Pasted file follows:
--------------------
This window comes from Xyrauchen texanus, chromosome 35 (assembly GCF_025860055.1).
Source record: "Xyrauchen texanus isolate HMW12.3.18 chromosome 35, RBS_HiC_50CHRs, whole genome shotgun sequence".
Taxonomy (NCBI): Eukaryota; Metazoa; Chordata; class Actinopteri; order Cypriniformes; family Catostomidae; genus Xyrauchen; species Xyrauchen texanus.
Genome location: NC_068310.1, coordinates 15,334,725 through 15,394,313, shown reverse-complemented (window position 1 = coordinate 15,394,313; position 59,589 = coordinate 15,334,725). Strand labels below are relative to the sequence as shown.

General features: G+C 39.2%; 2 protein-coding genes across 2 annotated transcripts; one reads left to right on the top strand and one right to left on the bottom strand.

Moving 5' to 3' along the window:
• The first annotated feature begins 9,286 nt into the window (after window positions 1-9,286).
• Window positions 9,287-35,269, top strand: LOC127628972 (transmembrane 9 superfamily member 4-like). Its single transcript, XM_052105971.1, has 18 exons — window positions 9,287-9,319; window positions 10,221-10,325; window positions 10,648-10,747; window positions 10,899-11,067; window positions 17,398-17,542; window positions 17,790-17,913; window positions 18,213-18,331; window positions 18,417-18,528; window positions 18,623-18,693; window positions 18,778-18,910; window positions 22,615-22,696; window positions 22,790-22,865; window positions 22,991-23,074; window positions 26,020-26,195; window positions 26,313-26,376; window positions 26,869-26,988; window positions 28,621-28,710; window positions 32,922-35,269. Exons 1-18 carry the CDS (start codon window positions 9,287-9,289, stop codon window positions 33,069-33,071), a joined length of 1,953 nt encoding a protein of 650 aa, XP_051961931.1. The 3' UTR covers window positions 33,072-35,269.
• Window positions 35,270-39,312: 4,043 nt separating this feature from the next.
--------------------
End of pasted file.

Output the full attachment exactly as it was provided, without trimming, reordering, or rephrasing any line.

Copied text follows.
This window comes from Xyrauchen texanus, chromosome 35 (assembly GCF_025860055.1).
Source record: "Xyrauchen texanus isolate HMW12.3.18 chromosome 35, RBS_HiC_50CHRs, whole genome shotgun sequence".
Taxonomy (NCBI): Eukaryota; Metazoa; Chordata; class Actinopteri; order Cypriniformes; family Catostomidae; genus Xyrauchen; species Xyrauchen texanus.
Genome location: NC_068310.1, coordinates 15,334,725 through 15,394,313, shown reverse-complemented (window position 1 = coordinate 15,394,313; position 59,589 = coordinate 15,334,725). Strand labels below are relative to the sequence as shown.

General features: G+C 39.2%; 2 protein-coding genes across 2 annotated transcripts; one reads left to right on the top strand and one right to left on the bottom strand.

Moving 5' to 3' along the window:
• The first annotated feature begins 9,286 nt into the window (after window positions 1-9,286).
• Window positions 9,287-35,269, top strand: LOC127628972 (transmembrane 9 superfamily member 4-like). Its single transcript, XM_052105971.1, has 18 exons — window positions 9,287-9,319; window positions 10,221-10,325; window positions 10,648-10,747; window positions 10,899-11,067; window positions 17,398-17,542; window positions 17,790-17,913; window positions 18,213-18,331; window positions 18,417-18,528; window positions 18,623-18,693; window positions 18,778-18,910; window positions 22,615-22,696; window positions 22,790-22,865; window positions 22,991-23,074; window positions 26,020-26,195; window positions 26,313-26,376; window positions 26,869-26,988; window positions 28,621-28,710; window positions 32,922-35,269. Exons 1-18 carry the CDS (start codon window positions 9,287-9,289, stop codon window positions 33,069-33,071), a joined length of 1,953 nt encoding a protein of 650 aa, XP_051961931.1. The 3' UTR covers window positions 33,072-35,269.
• Window positions 35,270-39,312: 4,043 nt separating this feature from the next.